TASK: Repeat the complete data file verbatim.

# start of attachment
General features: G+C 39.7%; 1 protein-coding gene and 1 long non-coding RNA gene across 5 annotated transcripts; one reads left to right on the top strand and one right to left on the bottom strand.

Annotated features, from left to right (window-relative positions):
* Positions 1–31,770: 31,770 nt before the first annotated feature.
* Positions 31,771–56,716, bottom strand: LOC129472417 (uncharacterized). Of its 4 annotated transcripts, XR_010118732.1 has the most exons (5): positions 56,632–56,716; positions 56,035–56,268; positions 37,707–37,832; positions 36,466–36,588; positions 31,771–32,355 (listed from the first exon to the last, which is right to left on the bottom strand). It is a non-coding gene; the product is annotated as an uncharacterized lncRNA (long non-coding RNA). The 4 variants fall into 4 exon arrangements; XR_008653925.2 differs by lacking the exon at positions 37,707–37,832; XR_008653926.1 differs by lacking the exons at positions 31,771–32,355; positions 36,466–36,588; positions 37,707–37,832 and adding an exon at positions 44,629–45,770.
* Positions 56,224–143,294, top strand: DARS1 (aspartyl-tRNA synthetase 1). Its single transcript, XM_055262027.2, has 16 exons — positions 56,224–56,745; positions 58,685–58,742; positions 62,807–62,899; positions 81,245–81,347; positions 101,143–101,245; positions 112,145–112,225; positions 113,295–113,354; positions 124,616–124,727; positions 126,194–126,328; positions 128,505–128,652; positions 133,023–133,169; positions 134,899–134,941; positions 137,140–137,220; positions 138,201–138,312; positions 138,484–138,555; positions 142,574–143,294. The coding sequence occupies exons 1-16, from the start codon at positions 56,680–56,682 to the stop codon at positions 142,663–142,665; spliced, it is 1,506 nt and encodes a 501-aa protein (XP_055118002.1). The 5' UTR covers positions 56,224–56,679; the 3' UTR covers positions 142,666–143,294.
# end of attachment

General features: G+C 39.7%; 1 protein-coding gene and 1 long non-coding RNA gene across 5 annotated transcripts; one reads left to right on the top strand and one right to left on the bottom strand.

Annotated features, from left to right (window-relative positions):
* Positions 1–31,770: 31,770 nt before the first annotated feature.
* Positions 31,771–56,716, bottom strand: LOC129472417 (uncharacterized). Of its 4 annotated transcripts, XR_010118732.1 has the most exons (5): positions 56,632–56,716; positions 56,035–56,268; positions 37,707–37,832; positions 36,466–36,588; positions 31,771–32,355 (listed from the first exon to the last, which is right to left on the bottom strand). It is a non-coding gene; the product is annotated as an uncharacterized lncRNA (long non-coding RNA). The 4 variants fall into 4 exon arrangements; XR_008653925.2 differs by lacking the exon at positions 37,707–37,832; XR_008653926.1 differs by lacking the exons at positions 31,771–32,355; positions 36,466–36,588; positions 37,707–37,832 and adding an exon at positions 44,629–45,770.
* Positions 56,224–143,294, top strand: DARS1 (aspartyl-tRNA synthetase 1). Its single transcript, XM_055262027.2, has 16 exons — positions 56,224–56,745; positions 58,685–58,742; positions 62,807–62,899; positions 81,245–81,347; positions 101,143–101,245; positions 112,145–112,225; positions 113,295–113,354; positions 124,616–124,727; positions 126,194–126,328; positions 128,505–128,652; positions 133,023–133,169; positions 134,899–134,941; positions 137,140–137,220; positions 138,201–138,312; positions 138,484–138,555; positions 142,574–143,294. The coding sequence occupies exons 1-16, from the start codon at positions 56,680–56,682 to the stop codon at positions 142,663–142,665; spliced, it is 1,506 nt and encodes a 501-aa protein (XP_055118002.1). The 5' UTR covers positions 56,224–56,679; the 3' UTR covers positions 142,666–143,294.